The thermoelectric power category includes water used in the generation of electric power with fossil-fuel, nuclear, or geothermal energy. The estimates of water withdrawals for thermoelectric power should be reliable because relatively complete files on power generation are maintained by Federal and State agencies. The Electric Power Annual is prepared by the U.S. Department of Energy, Energy Information Administration, and contains information about electric power net generation. Most of the water withdrawn by thermoelectric plants is used for condenser and reactor cooling. Plants vary widely as to the techniques used in the disposal of the cooling water after it is passed through the condensers. Less water is required when cooling water is recycled through cooling towers or ponds, but a higher percentage of the cooling water is evaporated (consumptive use), usually more than 60 percent. When the water withdrawn for cooling is used only once before it is returned to a surface water body, significantly more water is required, but evaporation is low (less than 3 percent). Water-withdrawal estimates generally were made based on power generation. Consumptive use estimates were based on coefficients ranging from 1 to 100 percent of withdrawals.
The quantity of water used for thermoelectric power generation during 1990 was 131,000 Mgal/d of freshwater (the same quantity as in 1985), and an additional 64,500 Mgal/d of saline water (tables 23: water-resources regions and table 24: State) (15 percent more than in 1985). Thermoelectric power water use by source is shown by hydrologic region in table 25, and by State in table 26. Thermoelectric power accounts for 39 percent of total freshwater use for all offstream categories and represents 48 percent of combined fresh and saline withdrawals. Fossil-fuel thermoelectric plants accounted for about 73 percent of total thermoelectric withdrawals; nuclear plants, 27 percent; and geothermal plants, less than 1 percent. Saline ground water was only reported for geothermal plants in California (41 Mgal/d), Nevada (32 Mgal/d), North Dakota (0.3 Mgal/d), and Utah (7.9 Mgal/d), and is not listed in the tables or included in the totals. Thermoelectric fresh and saline withdrawals were about 1.4 times the water withdrawn for irrigation, the next largest category.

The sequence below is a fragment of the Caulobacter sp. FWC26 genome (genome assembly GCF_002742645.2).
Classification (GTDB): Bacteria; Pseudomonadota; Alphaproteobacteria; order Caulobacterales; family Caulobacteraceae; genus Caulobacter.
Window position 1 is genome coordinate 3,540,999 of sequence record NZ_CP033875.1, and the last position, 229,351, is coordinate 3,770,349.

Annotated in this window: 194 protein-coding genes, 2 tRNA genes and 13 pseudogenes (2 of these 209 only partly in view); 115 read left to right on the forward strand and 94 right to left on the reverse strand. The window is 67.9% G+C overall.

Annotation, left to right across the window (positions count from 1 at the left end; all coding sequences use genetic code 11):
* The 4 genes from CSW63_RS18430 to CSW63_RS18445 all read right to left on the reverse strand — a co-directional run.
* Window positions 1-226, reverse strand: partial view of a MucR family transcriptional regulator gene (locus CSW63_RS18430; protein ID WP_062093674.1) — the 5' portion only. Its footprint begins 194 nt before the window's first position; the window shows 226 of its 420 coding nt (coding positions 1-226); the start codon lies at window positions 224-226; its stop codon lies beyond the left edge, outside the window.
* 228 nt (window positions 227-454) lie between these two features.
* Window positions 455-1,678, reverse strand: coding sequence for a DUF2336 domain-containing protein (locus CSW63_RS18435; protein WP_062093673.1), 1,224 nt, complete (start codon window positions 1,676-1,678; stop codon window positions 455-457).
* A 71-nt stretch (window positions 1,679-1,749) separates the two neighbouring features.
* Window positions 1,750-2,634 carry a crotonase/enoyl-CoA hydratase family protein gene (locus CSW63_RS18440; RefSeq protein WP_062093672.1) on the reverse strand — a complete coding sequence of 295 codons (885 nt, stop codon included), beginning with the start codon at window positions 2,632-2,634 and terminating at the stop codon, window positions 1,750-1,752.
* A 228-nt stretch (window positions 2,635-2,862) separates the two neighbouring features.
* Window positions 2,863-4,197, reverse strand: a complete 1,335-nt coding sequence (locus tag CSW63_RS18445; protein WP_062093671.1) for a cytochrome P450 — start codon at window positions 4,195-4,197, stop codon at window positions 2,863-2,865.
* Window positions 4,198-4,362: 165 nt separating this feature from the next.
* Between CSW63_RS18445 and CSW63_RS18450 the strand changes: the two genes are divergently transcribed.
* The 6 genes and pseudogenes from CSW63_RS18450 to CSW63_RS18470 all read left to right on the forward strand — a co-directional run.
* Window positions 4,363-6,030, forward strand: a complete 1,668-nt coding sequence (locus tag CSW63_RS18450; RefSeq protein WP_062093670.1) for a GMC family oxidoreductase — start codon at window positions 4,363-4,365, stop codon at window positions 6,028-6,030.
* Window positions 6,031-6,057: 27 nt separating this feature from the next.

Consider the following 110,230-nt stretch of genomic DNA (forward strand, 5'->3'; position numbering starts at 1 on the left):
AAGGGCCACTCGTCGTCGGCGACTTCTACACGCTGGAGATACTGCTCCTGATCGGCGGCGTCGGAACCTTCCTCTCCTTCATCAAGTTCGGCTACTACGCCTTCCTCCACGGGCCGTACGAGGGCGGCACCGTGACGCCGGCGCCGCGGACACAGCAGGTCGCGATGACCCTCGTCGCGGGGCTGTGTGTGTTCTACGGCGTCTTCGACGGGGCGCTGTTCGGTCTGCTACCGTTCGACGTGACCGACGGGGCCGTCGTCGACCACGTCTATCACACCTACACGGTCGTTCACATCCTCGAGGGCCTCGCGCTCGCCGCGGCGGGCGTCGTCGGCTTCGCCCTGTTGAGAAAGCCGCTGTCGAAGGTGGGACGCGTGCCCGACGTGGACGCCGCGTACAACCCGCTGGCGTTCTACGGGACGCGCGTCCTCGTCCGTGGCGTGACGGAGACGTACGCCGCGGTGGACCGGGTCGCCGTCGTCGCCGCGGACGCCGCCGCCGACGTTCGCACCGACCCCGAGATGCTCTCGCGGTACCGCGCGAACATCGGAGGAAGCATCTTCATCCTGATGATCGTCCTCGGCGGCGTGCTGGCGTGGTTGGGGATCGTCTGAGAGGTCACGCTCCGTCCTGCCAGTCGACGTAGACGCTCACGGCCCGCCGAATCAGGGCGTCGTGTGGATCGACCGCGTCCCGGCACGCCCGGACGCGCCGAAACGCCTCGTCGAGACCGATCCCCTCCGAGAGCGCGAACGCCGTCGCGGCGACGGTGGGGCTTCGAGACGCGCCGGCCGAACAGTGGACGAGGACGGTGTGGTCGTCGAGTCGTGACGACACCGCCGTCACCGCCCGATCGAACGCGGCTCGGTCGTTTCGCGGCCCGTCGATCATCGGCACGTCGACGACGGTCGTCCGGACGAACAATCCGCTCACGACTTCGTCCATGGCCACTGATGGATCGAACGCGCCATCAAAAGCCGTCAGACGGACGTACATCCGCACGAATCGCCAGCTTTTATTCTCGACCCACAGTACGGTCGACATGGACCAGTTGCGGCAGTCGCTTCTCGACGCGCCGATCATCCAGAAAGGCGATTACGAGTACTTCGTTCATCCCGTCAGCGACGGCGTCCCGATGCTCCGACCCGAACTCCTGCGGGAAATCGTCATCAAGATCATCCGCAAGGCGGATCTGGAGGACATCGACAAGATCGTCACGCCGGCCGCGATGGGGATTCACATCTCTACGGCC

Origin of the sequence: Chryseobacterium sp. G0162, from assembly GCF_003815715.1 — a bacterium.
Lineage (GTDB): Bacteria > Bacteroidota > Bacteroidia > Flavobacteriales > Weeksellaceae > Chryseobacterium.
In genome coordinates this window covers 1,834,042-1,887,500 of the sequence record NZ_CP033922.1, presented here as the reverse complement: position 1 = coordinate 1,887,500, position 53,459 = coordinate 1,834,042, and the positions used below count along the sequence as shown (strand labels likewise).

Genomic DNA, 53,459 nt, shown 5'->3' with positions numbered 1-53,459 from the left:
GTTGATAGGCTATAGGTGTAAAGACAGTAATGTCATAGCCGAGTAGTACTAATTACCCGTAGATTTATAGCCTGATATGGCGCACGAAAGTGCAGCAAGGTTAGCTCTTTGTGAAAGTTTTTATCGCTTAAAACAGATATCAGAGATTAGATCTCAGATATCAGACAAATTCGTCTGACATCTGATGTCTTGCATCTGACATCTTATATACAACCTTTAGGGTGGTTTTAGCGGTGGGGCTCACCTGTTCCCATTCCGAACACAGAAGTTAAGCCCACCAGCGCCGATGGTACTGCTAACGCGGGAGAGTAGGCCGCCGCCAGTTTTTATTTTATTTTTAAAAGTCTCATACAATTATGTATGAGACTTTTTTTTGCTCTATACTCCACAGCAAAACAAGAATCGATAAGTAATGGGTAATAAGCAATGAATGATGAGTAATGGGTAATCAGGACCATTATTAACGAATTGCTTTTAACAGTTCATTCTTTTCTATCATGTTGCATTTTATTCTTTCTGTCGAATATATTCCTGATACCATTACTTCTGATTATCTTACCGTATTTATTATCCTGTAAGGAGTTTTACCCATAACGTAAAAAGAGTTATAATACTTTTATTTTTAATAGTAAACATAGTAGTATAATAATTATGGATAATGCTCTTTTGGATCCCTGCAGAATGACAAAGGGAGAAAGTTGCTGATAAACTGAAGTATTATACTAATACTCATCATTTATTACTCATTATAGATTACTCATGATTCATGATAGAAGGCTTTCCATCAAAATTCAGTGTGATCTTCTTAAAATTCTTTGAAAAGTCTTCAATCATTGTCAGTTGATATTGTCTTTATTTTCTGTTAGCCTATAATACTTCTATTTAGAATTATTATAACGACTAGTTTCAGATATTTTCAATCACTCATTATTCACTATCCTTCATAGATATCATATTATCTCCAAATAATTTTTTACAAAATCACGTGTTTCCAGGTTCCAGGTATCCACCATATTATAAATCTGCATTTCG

The source and disposition of water for thermoelectric power are shown in the pie charts below (or as a GIF file or as a PostScript file (92Kb)). Surface water was the source for more than 99 percent of total thermoelectric withdrawals, and about 33 percent of the surface-water withdrawal was saline. Thermoelectric power plants furnish most of their own water; less than 0.1 percent is obtained from public supplies. About 2 percent of the water withdrawn for thermoelectric power (fossil fuel, nuclear) during 1990 was consumptively used as a result of once-through, cooling-tower, or pond cooling.
About five times more water was used in 1990 for thermoelectric power generation in the eastern part of the United States than in the western part to generate about twice as much power. The Mid Atlantic and South Atlantic-Gulf water-resources regions, where surface water is plentiful, led the nation in both fresh and saline withdrawals (figure 26 (GIF file), or as a PostScript file (508Kb)). By State, New York, Illinois, California, Florida, Texas, Ohio, and New Jersey accounted for about 43 percent of total thermoelectric withdrawals (figure 27 (GIF file), or as a PostScript file (508Kb)). Illinois and Ohio led the nation in freshwater withdrawals for themoelectric power generation (figure 28, or as a (PostScript file (508Kb)).